You may think that

Published: Sep 10 , 2015
Author: Alan Smith

Habits are one of the most useful things we can slip into. If we didn’t habitually do much of our daily lives we would simply be unable to deal with the sensory overload that modern life has become.

Just imagine what a drag it would be if we had to consciously think about breathing, blinking, walking, how to make a cup of tea? Nothing would get done.

So patterns of thinking are naturally ingrained in our psyche.

There are however dangerous limitations to the benefits that repetitive thinking and behaviour clearly has. Habits tend to limit creative thinking and send us down paths that may not exist or lead to assumptions that are based on what we are neurologically programmed to expect.

What assumptions are you making in your business life that may be holding you back or creating blocks in your ability to get the job done in the optimal way. If you tested those assumptions what would you discover?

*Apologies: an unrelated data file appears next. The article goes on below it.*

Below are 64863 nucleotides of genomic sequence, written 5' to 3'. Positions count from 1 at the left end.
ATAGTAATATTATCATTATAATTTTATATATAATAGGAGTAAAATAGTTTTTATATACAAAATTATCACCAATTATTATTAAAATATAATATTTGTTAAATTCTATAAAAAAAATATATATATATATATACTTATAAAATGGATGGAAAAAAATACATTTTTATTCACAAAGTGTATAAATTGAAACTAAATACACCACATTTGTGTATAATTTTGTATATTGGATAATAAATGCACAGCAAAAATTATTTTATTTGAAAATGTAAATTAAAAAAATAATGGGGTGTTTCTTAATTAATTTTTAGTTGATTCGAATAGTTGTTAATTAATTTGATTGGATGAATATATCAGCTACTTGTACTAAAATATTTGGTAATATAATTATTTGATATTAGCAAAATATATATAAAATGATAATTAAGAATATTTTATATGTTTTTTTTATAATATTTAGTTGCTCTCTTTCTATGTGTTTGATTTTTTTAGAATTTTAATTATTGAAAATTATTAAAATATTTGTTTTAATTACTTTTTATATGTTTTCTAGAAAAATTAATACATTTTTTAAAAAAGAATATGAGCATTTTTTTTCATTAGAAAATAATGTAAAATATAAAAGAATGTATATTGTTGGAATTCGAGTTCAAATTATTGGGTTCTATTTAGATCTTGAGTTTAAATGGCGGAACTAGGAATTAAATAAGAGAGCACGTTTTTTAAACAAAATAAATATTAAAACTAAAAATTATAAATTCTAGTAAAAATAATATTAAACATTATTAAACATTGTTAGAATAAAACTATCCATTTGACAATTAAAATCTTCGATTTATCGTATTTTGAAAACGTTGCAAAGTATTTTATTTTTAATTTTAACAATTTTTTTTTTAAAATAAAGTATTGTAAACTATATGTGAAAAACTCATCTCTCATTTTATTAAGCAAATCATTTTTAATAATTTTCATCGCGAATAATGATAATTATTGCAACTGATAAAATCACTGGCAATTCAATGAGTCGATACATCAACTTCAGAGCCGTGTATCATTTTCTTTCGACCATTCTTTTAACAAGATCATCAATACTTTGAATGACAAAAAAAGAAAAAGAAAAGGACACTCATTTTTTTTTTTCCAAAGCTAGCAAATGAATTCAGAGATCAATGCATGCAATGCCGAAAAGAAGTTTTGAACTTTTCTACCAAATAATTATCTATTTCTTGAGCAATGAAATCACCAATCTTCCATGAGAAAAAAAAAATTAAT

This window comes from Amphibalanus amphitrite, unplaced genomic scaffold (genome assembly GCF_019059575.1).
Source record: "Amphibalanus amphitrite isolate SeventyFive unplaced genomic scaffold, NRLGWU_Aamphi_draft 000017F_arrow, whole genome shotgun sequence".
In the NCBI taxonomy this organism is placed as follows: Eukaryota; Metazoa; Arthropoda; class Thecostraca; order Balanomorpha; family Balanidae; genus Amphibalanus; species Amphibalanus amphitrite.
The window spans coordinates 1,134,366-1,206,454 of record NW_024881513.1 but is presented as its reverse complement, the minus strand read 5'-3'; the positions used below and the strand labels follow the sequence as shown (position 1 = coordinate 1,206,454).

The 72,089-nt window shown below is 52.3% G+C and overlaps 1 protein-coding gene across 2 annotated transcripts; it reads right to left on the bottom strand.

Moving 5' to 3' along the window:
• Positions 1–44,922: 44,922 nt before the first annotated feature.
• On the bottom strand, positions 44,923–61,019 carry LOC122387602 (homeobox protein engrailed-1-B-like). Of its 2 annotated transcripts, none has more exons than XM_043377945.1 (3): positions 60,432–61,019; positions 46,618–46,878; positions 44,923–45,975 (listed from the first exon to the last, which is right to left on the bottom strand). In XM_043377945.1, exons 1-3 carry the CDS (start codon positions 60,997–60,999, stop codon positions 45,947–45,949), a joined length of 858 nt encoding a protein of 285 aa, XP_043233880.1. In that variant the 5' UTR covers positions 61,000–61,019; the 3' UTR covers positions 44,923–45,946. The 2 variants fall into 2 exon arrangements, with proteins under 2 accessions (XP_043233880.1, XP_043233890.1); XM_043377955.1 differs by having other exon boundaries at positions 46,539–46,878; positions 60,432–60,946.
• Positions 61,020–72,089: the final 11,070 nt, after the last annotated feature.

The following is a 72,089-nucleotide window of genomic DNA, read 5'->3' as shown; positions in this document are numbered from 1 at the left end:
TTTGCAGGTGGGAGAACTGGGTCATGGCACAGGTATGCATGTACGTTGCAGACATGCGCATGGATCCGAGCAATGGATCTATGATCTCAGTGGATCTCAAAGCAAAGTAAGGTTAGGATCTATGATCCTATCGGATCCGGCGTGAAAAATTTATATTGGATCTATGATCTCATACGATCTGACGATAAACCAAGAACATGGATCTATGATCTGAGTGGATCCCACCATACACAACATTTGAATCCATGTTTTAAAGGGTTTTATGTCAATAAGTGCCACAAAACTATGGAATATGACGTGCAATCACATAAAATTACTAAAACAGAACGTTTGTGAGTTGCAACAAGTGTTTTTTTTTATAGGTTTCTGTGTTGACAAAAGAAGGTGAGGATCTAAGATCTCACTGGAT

A female journalist on the news this morning told a story of her recent visit to Afghanistan. She was researching a piece on women’s rights. Now apparently, and I am no expert, the plight of women in Afghanistan remains in many ways barbaric. Particularly so in the Taliban controlled areas, but there have been some limited improvements for some women. 

Many schools have now opened their doors to girls and women have been allowed back to work. There has been progress towards equality: a new constitution in 2003 enshrined women's rights in it, and in 2009 Afghanistan adopted the Elimination of Violence Against Women (EVAW) law. However the researcher was rightly concerned that things are not moving as fast or as far as we all would like.

She arranged to interview a group of women and agreed to meet them and their husbands just outside a village so they could talk openly.

The women arrived crossing the fields to the place they had agreed all walking 10 metres behind their husbands.

The journalist was dismayed to see such an open display of what she assumed was subservience.  She asked one of the women about this behaviour despite what she assumed would be a more liberated attitude.

The Afghan wife looked the reporter directly in the eye and explained. “Land mines”

Alan Smith


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